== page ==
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unexpected tax bill - do we involve attorney and trustee?

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    unexpected tax bill - do we involve attorney and trustee?

    We filed Ch. 13 May 2016. Got a bill from the IRS a couple of months ago for our 2018 taxes. Forgot to claim a 403B hardship withdrawal as income. Never got tax papers and it just went off the radar. Now with penalties and interest, own the IRS $4,200. We could scrape to try and pay it by Feb. (the deadline) or is there an option to have it added to our plan? What are the positives and negatives to either option? Note: our trustee fights every single little thing without fail

    treadingwater Yes, you need to talk to your lawyer, but it should have been done before you withdrew the 403B. The 403B withdrawal (net of taxes) converted exempt assets to non-exempt income that now belongs to your unsecured creditors. You should try to claim that there was an unanticipated (not already in your budget) but necessary expense with the help of your lawyer which may allow you to keep the 403B money, but I don't believe anyone should assume this type of motion is guaranteed to be approved whether it's for tax refunds or retirement account withdrawals. With the trustee you have, you need to have this expense well documented with proof of payment. And that trustee might challenge you on it anyway even with documentation.

    The trustee that fights every single little thing without fail is the most common variant and any that are not are extremely rare. I have my own theory on the best way to deal with this type of trustee, but that's for another time.


    • treadingwater
      treadingwater commented
      Editing a comment
      Thanks, I would love to hear your thoughts on how to deal with this type of trustee. I would also like to know if the $4,200 debt can be added to our plan? I asked the paralegal before doing the withdrawal and was told retirement hardship withdrawals were not property of Trustee.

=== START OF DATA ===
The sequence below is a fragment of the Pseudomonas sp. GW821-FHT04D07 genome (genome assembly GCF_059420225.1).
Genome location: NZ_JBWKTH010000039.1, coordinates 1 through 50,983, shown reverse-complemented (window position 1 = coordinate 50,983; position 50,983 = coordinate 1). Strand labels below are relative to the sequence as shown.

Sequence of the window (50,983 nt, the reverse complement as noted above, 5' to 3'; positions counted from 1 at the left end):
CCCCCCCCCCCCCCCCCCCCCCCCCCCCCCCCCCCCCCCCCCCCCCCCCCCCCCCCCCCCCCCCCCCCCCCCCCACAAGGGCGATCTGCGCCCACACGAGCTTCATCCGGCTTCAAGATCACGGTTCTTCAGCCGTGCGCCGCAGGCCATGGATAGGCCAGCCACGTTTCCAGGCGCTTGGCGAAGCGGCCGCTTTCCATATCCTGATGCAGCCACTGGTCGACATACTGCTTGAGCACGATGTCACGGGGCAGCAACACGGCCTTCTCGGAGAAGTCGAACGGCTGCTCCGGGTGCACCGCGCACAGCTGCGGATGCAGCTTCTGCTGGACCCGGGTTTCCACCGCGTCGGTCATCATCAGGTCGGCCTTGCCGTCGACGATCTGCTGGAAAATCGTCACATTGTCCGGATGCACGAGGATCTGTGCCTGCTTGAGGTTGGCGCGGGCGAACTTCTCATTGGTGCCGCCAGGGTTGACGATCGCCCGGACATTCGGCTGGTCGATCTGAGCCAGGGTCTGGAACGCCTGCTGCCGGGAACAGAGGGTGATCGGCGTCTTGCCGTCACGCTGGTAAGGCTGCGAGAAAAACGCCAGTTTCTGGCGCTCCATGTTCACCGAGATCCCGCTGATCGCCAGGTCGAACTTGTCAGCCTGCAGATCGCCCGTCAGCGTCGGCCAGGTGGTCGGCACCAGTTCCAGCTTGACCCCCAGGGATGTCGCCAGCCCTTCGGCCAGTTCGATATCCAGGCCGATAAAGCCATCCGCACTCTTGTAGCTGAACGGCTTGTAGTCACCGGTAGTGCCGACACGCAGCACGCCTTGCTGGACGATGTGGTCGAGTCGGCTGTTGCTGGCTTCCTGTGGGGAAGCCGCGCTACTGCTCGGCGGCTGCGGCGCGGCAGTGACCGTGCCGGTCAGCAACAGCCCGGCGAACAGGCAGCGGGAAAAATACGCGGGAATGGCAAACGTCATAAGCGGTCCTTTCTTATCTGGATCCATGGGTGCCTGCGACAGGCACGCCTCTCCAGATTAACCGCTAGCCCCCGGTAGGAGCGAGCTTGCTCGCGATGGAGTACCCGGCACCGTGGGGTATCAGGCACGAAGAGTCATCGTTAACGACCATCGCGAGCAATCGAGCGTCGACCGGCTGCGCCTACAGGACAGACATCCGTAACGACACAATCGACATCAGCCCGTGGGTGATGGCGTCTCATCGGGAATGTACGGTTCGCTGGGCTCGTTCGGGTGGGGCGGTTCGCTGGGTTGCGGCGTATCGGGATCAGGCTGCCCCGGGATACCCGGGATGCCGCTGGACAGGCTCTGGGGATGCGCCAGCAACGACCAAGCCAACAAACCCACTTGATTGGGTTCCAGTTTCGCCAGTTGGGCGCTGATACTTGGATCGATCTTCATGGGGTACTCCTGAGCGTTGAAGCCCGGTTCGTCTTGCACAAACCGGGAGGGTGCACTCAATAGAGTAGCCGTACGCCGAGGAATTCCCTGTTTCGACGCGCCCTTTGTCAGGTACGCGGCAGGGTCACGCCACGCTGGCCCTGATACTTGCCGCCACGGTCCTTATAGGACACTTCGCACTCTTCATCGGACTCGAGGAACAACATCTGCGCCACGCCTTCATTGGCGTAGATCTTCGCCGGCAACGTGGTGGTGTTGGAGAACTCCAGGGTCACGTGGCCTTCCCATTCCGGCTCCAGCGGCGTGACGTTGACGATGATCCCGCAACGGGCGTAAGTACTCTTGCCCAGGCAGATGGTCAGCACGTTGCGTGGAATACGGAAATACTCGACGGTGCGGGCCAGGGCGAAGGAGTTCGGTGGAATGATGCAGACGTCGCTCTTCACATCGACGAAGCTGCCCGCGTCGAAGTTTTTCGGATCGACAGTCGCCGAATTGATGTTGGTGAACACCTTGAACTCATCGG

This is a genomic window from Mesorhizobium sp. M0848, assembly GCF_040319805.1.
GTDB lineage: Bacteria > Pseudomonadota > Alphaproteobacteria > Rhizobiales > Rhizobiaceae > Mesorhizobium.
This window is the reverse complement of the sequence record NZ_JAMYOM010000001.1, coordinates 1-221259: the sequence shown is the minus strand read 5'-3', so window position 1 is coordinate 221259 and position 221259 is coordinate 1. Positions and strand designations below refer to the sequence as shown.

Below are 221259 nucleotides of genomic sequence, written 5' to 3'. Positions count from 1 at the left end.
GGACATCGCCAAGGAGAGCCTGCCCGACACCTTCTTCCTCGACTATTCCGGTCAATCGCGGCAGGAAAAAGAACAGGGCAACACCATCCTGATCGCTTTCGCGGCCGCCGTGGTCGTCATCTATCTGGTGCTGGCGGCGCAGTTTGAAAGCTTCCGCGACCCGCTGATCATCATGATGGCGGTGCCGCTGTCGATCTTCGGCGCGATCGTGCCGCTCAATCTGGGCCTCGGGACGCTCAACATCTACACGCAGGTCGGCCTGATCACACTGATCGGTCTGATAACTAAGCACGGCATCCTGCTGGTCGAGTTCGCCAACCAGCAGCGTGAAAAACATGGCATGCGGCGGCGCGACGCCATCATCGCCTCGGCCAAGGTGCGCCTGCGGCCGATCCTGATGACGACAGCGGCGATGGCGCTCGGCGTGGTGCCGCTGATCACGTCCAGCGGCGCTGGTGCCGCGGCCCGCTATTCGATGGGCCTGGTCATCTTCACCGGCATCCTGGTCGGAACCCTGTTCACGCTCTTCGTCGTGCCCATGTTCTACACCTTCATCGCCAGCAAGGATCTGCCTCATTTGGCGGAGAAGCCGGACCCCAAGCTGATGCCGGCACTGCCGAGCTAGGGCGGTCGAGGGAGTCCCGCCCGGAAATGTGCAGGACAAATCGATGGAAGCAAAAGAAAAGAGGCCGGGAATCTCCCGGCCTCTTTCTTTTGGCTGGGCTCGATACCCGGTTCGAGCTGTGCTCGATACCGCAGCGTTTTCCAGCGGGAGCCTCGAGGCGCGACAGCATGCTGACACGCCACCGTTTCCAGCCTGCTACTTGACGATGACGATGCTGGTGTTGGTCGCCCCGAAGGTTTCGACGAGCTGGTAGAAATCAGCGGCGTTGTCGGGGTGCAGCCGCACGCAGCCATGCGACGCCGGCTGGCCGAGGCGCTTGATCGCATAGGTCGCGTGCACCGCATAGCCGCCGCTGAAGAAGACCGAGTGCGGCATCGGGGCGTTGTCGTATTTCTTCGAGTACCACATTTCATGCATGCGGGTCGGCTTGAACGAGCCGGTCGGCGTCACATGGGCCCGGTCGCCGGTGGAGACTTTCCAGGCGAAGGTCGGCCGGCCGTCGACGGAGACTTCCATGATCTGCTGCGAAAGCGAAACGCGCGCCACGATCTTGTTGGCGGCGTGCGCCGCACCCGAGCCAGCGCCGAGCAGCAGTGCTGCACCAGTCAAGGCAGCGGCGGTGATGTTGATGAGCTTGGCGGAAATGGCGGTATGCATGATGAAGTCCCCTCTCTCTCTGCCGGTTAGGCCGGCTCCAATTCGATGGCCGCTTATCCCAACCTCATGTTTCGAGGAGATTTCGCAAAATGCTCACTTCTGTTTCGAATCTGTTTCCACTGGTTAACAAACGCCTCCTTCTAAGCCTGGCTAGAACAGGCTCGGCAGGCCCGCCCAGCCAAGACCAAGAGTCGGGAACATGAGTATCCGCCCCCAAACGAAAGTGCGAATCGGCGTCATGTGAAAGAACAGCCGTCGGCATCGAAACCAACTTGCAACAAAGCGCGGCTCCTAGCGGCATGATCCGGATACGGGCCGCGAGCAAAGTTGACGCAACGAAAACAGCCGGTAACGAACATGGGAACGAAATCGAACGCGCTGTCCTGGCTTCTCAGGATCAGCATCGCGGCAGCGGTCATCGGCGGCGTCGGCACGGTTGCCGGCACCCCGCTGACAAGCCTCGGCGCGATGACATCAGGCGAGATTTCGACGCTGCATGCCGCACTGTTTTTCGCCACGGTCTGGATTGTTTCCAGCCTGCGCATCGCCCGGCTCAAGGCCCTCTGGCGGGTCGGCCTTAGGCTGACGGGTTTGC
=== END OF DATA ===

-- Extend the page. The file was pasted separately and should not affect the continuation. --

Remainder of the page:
Thanks. I would love to hear your thoughts on how to deal with this type of trustee. I would also like to know if the $4,200 debt can be added to our plan


      despritfreya wrote about this before. In some cases, your attorney may be able to add it as an "administrative" expense to the existing plan. I have never done this, so have no direct experience.
      Chapter 7 (No Asset/Non-Consumer) Filed (Pro Se) 7/08 (converted from Chapter 13 - 2/10)
      Status: (Auto) Discharged and Closed! 5/10
      Visit My BKForum Blog: justbroke's Blog

      I am not an attorney. Any advice provided is not legal advice.


        See this link. . .

        Scroll down to my post. Same concept except the tax claim is filed under 1305(a)(1). But. . . the Plan cannot go beyond 60 months and you are already 44 months into it so it may just be too costly as your Plan payment will increase no less than $288 per month.

        Additional alternative to those mentioned. Enter into an installment agreement for some relatively small amount just to keep in the good graces of the IRS. Increase the amount if and when possible and certainly once the Plan payment ends.

        Talk to your attny.



          So regarding the trustee that fights you on every little thing...

          The key to dealing with this type of trustee is to anticipate everything he is going to ask for and obeying local customs for what's allowed and what won't. The top shelf BK lawyer who has spent many years practicing in the district should know all of the panel trustees, all of the assistant trustees, and all of the BK judges very well. For every expense, the lawyer will know what is allowed and what is not. For example, medical expenses are typically allowed when backed up by receipts. The lawyer will ask you for receipts before filing or before amending and will prescreen this stuff to anticipate nitpicking issues. In my district, he knows dental expenses are suspect and certain other medical expenses are suspect as well. There is no such thing as monthly or recurring root canals or broken arms so you may have to lower your numbers prior to submitting the plan to the trustee if you have suspect expenses. If you don't have receipts to back up your claims, you can expect to be challenged and cut down. If your documentation is complete, the lawyer and trustee will haggle it out in email and you might come out of the 341 meeting with no objections to confirmation and no increase to the original plan payment, which is almost unheard of nowadays. If the trustee thinks your plan has a lot of unsubstantiated expenses and your lawyer doesn't ask you to submit documentation, he will fight you on every little thing and send you a long list of things in the objection to confirmation. Once the trustee gets the feeling that you're an honest debtor not trying to inflate expenses, your file will move to confirmation so he can go after lower hanging fruit.


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